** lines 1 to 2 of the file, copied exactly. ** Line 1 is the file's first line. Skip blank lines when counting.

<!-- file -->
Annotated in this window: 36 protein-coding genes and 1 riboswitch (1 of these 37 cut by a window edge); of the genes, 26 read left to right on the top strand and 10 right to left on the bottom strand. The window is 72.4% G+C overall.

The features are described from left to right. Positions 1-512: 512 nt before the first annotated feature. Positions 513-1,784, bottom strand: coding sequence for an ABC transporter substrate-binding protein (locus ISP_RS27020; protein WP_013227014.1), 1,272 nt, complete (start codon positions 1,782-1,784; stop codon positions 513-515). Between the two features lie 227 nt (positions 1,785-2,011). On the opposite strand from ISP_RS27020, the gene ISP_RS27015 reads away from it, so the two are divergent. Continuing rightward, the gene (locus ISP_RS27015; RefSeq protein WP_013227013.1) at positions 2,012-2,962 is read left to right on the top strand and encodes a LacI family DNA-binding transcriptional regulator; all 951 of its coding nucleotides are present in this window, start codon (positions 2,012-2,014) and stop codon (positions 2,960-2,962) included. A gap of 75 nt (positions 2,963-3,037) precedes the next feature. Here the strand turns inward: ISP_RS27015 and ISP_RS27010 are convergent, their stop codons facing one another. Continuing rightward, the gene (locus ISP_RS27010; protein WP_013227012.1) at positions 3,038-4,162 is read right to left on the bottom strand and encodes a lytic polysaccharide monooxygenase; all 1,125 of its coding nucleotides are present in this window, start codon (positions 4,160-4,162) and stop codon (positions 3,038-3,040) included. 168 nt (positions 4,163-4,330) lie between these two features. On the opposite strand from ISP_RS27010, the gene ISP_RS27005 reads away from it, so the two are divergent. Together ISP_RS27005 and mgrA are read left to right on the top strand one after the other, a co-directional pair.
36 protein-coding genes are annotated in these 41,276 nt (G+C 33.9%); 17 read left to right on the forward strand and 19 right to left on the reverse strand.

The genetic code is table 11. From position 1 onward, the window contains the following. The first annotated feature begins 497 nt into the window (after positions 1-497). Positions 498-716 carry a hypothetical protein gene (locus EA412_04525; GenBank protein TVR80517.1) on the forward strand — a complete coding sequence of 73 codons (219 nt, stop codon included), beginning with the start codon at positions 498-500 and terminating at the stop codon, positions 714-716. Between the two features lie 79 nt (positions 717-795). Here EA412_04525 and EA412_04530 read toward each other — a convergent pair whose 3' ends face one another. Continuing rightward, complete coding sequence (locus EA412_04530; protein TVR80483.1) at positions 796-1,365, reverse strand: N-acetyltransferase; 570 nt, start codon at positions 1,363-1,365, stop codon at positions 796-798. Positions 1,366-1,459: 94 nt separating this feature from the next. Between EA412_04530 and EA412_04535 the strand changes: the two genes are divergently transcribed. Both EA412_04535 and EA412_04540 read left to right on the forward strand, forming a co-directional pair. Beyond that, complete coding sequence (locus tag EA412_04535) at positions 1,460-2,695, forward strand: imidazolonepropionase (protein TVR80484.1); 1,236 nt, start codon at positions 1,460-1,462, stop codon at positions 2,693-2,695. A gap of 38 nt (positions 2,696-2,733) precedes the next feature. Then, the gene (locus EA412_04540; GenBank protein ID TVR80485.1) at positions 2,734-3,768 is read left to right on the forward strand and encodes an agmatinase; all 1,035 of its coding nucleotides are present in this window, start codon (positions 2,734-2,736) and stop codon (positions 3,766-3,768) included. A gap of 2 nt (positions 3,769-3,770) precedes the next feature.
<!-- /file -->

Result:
Annotated in this window: 36 protein-coding genes and 1 riboswitch (1 of these 37 cut by a window edge); of the genes, 26 read left to right on the top strand and 10 right to left on the bottom strand. The window is 72.4% G+C overall.

The features are described from left to right. Positions 1-512: 512 nt before the first annotated feature. Positions 513-1,784, bottom strand: coding sequence for an ABC transporter substrate-binding protein (locus ISP_RS27020; protein WP_013227014.1), 1,272 nt, complete (start codon positions 1,782-1,784; stop codon positions 513-515). Between the two features lie 227 nt (positions 1,785-2,011). On the opposite strand from ISP_RS27020, the gene ISP_RS27015 reads away from it, so the two are divergent. Continuing rightward, the gene (locus ISP_RS27015; RefSeq protein WP_013227013.1) at positions 2,012-2,962 is read left to right on the top strand and encodes a LacI family DNA-binding transcriptional regulator; all 951 of its coding nucleotides are present in this window, start codon (positions 2,012-2,014) and stop codon (positions 2,960-2,962) included. A gap of 75 nt (positions 2,963-3,037) precedes the next feature. Here the strand turns inward: ISP_RS27015 and ISP_RS27010 are convergent, their stop codons facing one another. Continuing rightward, the gene (locus ISP_RS27010; protein WP_013227012.1) at positions 3,038-4,162 is read right to left on the bottom strand and encodes a lytic polysaccharide monooxygenase; all 1,125 of its coding nucleotides are present in this window, start codon (positions 4,160-4,162) and stop codon (positions 3,038-3,040) included. 168 nt (positions 4,163-4,330) lie between these two features. On the opposite strand from ISP_RS27010, the gene ISP_RS27005 reads away from it, so the two are divergent. Together ISP_RS27005 and mgrA are read left to right on the top strand one after the other, a co-directional pair.